The rollout of the e-rupee is one of the most wanted developments since its announcement in the Union’s budget for FY23.
“The initiative started in the low-volume, high-value wholesale (interbank) segment, from which lessons would be used to roll out reliable, scale-built retail payments,” said Vaidhyanathan.
The pilot announcement involves nine banks, including the SBI, the Bank of Baroda, the HDFC Bank, the Yes Bank, the Kotak Mahindra Bank and the ICICI Bank, which settle secondary market transactions in government securities, reducing settlement risk and transaction costs.
“A successful pilot and by extension a full rollout of the digital rupee is expected to extend the reach of the payment and financial needs of a wider category of users while ensuring transparency and low operational costs, and in this regard it is encouraging to to see the RBI’s support for innovation in creating a future-proof, world-class digital ecosystem,” Vaidhyanathan emphasized.
India has one of the most technologically advanced currencies in the world, and the e-rupee will put it at the forefront of true digital payments and improve financial inclusion.
“The popularity of a digital rupee, backed by the RBI, will help give legitimacy to other private digital currencies such as crypto. While we await clarity on how it will be implemented, it is a positive step towards digital adoption.” currency,” said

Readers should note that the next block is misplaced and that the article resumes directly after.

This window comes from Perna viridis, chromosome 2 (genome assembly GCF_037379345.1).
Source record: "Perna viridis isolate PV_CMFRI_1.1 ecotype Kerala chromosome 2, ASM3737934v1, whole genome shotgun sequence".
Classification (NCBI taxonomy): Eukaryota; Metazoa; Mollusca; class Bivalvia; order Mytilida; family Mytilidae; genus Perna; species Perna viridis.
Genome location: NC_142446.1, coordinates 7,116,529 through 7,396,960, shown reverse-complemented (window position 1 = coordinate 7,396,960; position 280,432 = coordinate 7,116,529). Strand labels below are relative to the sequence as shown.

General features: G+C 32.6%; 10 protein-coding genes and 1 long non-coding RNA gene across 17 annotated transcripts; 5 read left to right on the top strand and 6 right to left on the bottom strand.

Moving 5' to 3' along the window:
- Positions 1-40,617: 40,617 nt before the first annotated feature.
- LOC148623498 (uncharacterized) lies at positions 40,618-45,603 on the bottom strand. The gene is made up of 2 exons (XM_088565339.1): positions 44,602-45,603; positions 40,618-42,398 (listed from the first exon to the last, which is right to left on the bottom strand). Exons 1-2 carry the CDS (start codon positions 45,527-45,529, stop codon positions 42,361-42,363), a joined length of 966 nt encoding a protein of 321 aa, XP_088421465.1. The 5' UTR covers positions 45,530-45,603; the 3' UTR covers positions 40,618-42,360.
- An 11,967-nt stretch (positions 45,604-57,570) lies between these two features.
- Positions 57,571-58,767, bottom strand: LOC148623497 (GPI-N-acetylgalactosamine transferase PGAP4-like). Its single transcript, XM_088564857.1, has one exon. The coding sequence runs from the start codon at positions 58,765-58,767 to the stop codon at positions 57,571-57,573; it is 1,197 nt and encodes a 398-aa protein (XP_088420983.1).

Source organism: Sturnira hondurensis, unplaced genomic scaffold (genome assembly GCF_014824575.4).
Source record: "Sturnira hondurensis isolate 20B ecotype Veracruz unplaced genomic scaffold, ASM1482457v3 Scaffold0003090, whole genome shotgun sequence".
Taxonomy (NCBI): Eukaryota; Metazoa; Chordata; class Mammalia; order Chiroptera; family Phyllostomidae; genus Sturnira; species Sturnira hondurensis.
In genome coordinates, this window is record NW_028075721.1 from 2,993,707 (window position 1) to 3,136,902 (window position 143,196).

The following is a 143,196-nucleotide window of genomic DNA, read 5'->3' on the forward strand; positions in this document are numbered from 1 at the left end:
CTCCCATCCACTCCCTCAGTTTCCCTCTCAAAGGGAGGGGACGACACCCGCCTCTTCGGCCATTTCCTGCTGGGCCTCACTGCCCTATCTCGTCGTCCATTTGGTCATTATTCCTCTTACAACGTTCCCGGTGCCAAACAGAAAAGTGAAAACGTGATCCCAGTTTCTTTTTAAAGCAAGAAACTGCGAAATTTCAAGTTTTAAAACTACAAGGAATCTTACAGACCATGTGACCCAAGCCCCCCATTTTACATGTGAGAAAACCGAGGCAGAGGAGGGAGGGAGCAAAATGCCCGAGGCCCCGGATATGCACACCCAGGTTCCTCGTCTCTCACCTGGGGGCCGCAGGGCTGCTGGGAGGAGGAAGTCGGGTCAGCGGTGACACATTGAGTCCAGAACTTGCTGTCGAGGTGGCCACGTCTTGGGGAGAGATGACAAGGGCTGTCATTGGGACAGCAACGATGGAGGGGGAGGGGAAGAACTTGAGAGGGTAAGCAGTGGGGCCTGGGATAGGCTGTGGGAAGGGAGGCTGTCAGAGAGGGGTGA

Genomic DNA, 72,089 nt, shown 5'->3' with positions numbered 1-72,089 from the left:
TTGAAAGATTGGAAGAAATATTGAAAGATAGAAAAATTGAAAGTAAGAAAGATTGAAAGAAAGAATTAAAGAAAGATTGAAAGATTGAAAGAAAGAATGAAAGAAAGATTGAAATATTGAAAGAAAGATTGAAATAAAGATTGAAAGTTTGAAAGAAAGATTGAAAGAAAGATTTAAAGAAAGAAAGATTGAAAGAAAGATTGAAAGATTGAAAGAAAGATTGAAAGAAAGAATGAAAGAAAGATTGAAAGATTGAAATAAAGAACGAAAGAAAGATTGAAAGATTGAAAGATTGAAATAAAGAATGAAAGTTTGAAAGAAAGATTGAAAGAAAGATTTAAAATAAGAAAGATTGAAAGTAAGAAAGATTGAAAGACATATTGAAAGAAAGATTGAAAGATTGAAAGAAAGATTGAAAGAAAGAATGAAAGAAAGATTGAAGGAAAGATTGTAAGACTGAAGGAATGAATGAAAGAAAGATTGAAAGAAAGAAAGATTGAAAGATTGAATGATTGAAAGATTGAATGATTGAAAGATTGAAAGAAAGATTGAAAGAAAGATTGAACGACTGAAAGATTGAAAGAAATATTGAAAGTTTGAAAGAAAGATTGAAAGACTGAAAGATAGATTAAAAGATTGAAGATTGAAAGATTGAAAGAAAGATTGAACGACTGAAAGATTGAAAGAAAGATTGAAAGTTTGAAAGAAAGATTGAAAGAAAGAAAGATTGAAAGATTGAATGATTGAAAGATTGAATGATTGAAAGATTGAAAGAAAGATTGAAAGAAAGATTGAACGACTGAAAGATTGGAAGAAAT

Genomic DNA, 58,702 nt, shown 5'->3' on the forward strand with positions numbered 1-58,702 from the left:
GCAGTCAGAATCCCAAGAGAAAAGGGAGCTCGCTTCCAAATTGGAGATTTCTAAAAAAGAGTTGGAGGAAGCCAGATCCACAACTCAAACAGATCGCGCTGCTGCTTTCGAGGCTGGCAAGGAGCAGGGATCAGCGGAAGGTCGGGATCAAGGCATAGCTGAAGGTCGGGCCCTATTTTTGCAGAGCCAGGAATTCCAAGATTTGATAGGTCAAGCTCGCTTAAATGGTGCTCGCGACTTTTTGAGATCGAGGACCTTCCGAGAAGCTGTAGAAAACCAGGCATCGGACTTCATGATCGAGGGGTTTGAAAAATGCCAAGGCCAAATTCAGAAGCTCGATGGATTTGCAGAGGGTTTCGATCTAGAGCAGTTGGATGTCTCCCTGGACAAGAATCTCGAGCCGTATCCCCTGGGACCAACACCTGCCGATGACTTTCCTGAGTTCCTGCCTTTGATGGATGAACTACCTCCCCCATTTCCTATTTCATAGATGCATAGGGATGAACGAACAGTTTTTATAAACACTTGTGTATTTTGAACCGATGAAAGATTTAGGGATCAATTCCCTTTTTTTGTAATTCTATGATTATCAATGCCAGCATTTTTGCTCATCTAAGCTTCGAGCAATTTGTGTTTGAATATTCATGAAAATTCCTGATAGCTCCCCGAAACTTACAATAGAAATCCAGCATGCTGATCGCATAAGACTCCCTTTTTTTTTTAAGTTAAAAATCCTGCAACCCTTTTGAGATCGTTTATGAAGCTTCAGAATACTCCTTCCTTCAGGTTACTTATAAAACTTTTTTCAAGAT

According to Arjun Khazanchi, co-founder and Chief Legal and Strategy Officer at Rooba.Finance, the CBDC is an ambitious project in which the government has quietly worked to disrupt the financial system that has historically been opaque, cash dependent and highly inefficient. .
“The first use case will be for the secondary market trades in government securities. This move can actually increase liquidity, remove inefficient and redundant processes while reducing transaction costs. This would also allow for greater transparency between participants,” Khazanchi argued. .
By doing so, the government also expects to be able to reduce settlement risk, which is one of the biggest use cases for Blockchain in financial markets.
There are some fears regarding the privacy and overt control the government could have over the CBDCs.
“However, some comments may be exaggerated and their intent is presumed. Retail CBDC is still a long way off and would require a lot of education and technical training before being imposed,” Khazanchi said.
The CBDCs can help maintain the role of public approval in monetary policy and safeguard the role of central banks in protecting financial stability in their markets. It offers a public, digital alternative to cash and private digital money.
according to Manish
“Public-private partnerships will be essential to the success of a CBDC launch, enabling central banks to leverage existing infrastructure and customer relationships. Such alliances will help central banks implement use cases tailored to the needs of end users, and fill their gaps in capabilities and knowledge of consumption habits, especially in a retail scenario,” Sharma said.
By involving commercial banks and other private stakeholders (technology enablers, traders, users) in the launch process, central banks will also promote a broader sense of ownership, manage fears of displacement and increase the likelihood of successful adoption.
Mahesh Shukla, CEO and founder of PayMe India, said the RBI is further looking forward to focusing on other wholesale transactions and cross-border payments, which could be projected as steps to facilitate ways of financing for the general public.
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